syst[lat2.sublattices[0](0+2*i,9-i)]=0.0
syst[lat2.sublattices[1](0+2*i,8-i)]=0.0
syst[lat2.sublattices[0](1+2*i,8-i)]=0.0
syst[lat2.sublattices[1](1+2*i,8-i)]=0.0
and then attach the lead, also populated with "lat2". I know, that's not how it's described in tutorial. ;)
The filling algorithm generates the system which to naked eye looks like the perfect nanowire.
The transmission however is not perfect i.e. T < N (number of modes). If the full layer of lat2 sites is added to the right edge,
than everything is as it should be, i.e. perfect transmission.
I'm not sure if it's a bug - I'm doing things not in the manual - but I find it strange. A perfect system, however generated, should
lead to perfect transmission. What gives?
Also I noticed that neighbours() method called for one of the lattices tends to pick up the sites from the other lattice,
if they belong to he sublattice generated from (0,-0.5a), i.e. from the common basis. Try commenting out one of the lines 53-54.
Is it intentional or not?
It's quite likely that the described situation never arises in real-world situations especially if one does the right thing
and pads the interface with the full principal layer before attaching the leads. I've stumbled upon it only thanks to my laziness.
But it might also illustrate some fragility of the algorithm, possibly worth eliminating.
In any case I'd be grateful for some illumination. Why isn't the "perfect" wire behaving as it should?
Where is the imperfection if it's not visible in the structure?
With Kind Regards
Maciej Zwierzycki
import kwant
import numpy as np
from numpy import sin, cos,tan,sqrt
from matplotlib import pyplot
def make_system(a, t, W, L1):
prime=np.array([[sqrt(3)/2,sqrt(3)],[1.5,0.0]])*a
basis_at=np.array([[0.0,0.0],[-0.5,0.5]])*a
lat = kwant.lattice.general([prime[:,0],prime[:,1]],[basis_at[:,0],basis_at[:,1]])
syst = kwant.Builder()
#### Define the scattering region. ####
def scatt_shape(pos):
(x, y) = pos
return (-L1 < x < L1) and ( -W <y < W)
syst[lat.shape(scatt_shape,basis_at[:,0])]=0
syst[lat.neighbors()] = t
#### Left lead. ####
def lead_shape(pos):
(x, y) = pos
return (-W < y < W )
lsym=kwant.TranslationalSymmetry(lat.vec((0,-1)))
lsym.add_site_family(lat.sublattices[0], other_vectors=[(-2,1)])
lsym.add_site_family(lat.sublattices[1], other_vectors=[(-2,1)])
llead = kwant.Builder(lsym)
llead[lat.shape(lead_shape,basis_at[:,0])] = 0
llead[lat.neighbors()] = t
#### Right lead. ####
### Define a hexagonal lattice with different - but equivalent! - basis
basis2=np.array([[0.0,sqrt(3)/2],[-0.5,-1.0]])*a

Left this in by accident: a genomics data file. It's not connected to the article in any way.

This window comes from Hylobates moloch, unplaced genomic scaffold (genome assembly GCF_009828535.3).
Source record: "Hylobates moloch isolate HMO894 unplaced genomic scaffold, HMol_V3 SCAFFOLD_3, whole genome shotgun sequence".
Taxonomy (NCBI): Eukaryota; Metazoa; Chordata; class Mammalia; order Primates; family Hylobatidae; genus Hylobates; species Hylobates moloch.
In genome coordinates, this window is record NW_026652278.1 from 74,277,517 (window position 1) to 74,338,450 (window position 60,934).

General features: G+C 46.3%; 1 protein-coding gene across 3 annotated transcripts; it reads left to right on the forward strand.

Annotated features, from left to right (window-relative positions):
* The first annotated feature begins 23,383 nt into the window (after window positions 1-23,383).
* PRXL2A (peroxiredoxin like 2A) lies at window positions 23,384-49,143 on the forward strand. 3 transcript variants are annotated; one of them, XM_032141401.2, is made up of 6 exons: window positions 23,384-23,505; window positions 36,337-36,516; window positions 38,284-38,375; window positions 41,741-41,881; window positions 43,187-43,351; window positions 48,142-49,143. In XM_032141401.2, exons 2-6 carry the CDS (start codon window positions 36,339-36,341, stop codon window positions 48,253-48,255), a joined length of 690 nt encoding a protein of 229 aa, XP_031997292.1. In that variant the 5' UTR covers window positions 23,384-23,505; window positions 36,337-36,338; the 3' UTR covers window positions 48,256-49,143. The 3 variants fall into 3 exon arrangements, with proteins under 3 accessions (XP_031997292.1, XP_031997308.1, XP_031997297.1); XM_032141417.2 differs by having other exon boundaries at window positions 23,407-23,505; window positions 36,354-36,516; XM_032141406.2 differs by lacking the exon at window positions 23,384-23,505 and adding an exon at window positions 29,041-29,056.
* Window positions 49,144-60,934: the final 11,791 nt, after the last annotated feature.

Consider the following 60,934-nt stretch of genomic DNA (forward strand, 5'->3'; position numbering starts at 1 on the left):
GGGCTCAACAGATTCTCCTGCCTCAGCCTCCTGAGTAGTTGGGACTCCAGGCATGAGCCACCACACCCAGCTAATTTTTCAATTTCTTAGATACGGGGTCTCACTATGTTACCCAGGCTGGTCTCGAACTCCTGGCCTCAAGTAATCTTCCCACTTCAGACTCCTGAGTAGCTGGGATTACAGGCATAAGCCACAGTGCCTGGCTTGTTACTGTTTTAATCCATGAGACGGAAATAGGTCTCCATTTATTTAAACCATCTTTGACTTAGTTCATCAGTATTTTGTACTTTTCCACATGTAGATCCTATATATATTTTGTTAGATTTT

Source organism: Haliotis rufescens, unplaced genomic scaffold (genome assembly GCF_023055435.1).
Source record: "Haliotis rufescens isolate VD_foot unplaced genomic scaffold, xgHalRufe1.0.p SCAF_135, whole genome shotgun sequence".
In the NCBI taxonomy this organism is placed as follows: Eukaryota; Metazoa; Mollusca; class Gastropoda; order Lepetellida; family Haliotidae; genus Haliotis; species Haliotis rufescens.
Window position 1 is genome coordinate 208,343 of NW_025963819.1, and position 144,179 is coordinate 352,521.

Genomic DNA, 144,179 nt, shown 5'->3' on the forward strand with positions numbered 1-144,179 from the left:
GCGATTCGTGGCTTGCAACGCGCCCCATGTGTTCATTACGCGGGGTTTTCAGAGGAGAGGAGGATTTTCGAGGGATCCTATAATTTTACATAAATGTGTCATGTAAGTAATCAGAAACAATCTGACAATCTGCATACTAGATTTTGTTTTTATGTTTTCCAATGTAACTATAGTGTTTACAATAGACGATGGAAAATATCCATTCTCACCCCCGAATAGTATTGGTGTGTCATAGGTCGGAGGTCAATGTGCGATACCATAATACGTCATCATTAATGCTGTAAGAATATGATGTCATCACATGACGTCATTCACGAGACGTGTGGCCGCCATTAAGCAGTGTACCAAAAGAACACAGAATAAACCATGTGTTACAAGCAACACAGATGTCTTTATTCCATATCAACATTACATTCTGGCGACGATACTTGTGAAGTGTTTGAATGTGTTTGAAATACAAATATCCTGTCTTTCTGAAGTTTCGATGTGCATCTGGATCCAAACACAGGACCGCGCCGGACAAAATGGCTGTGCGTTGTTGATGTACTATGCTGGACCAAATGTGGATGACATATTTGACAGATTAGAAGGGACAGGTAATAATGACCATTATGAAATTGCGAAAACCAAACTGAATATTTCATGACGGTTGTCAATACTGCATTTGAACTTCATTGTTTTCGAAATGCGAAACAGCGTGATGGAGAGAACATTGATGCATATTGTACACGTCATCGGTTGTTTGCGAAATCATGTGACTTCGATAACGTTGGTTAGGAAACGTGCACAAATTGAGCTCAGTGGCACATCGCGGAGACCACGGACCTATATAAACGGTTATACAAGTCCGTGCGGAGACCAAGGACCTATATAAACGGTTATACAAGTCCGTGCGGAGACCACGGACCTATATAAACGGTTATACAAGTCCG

lat2 = kwant.lattice.general([prime[:,0],prime[:,1]],[basis2[:,0],basis2[:,1]])
#### Extra hexagon of lat2 on the right edge of the scattering region:
#### -- range(0,1) - single hexagon
##### -- range(-2,3) - full width
for i in range (0,1):
syst[lat2.sublattices[0](0+2*i,9-i)]=0.0
syst[lat2.sublattices[1](0+2*i,8-i)]=0.0
syst[lat2.sublattices[0](1+2*i,8-i)]=0.0
syst[lat2.sublattices[1](1+2*i,8-i)]=0.0
syst[lat2.neighbors()]=t
syst[lat.neighbors()]=t
kwant.plot(syst)
lsym=kwant.TranslationalSymmetry(lat2.vec((0,1)))
lsym.add_site_family(lat2.sublattices[0], other_vectors=[(2,-1)])
lsym.add_site_family(lat2.sublattices[1], other_vectors=[(2,-1)])
rlead= kwant.Builder(lsym)
rlead[lat2.shape(lead_shape,basis_at[:,0])] = 0
rlead[lat2.neighbors()] =t
syst.attach_lead(llead)
syst.attach_lead(rlead)
syst=syst.finalized()
return syst
syst = make_system(a=1.42,t=3.0,W=10.5,L1=20)
kwant.plot(syst)
data1 = []
data2 = []
params = dict(a=1.42, t=-3.0)
energies=[0.2*i+0.01 for i in range(20)]
for energy in energies:
print('En=',energy)
smatrix = kwant.smatrix(syst, energy,params=params)
data1.append(smatrix.transmission(1, 0))
data2.append(smatrix.num_propagating(0))
pyplot.figure()
pyplot.plot(energies, data1, 'r--', label='T')
pyplot.plot(energies, data2,'r>', label='N')
legend = pyplot.legend(loc='upper left')
pyplot.xlabel("energy")
pyplot.ylabel("conductance [e^2/h]")
pyplot.show()

Dear author：
I am a PHD student and my research is using pizeoelectric potential
regulate spin and valley transport. I am quite intristed about Kwant and I
have published an article on Nona Energy using Kwant
I wonder could you please help me to solve the folowing two
questions, the first one is how to calculate a one-dimensional quantum
transport system, can you give a case? The second one is how to use Kwant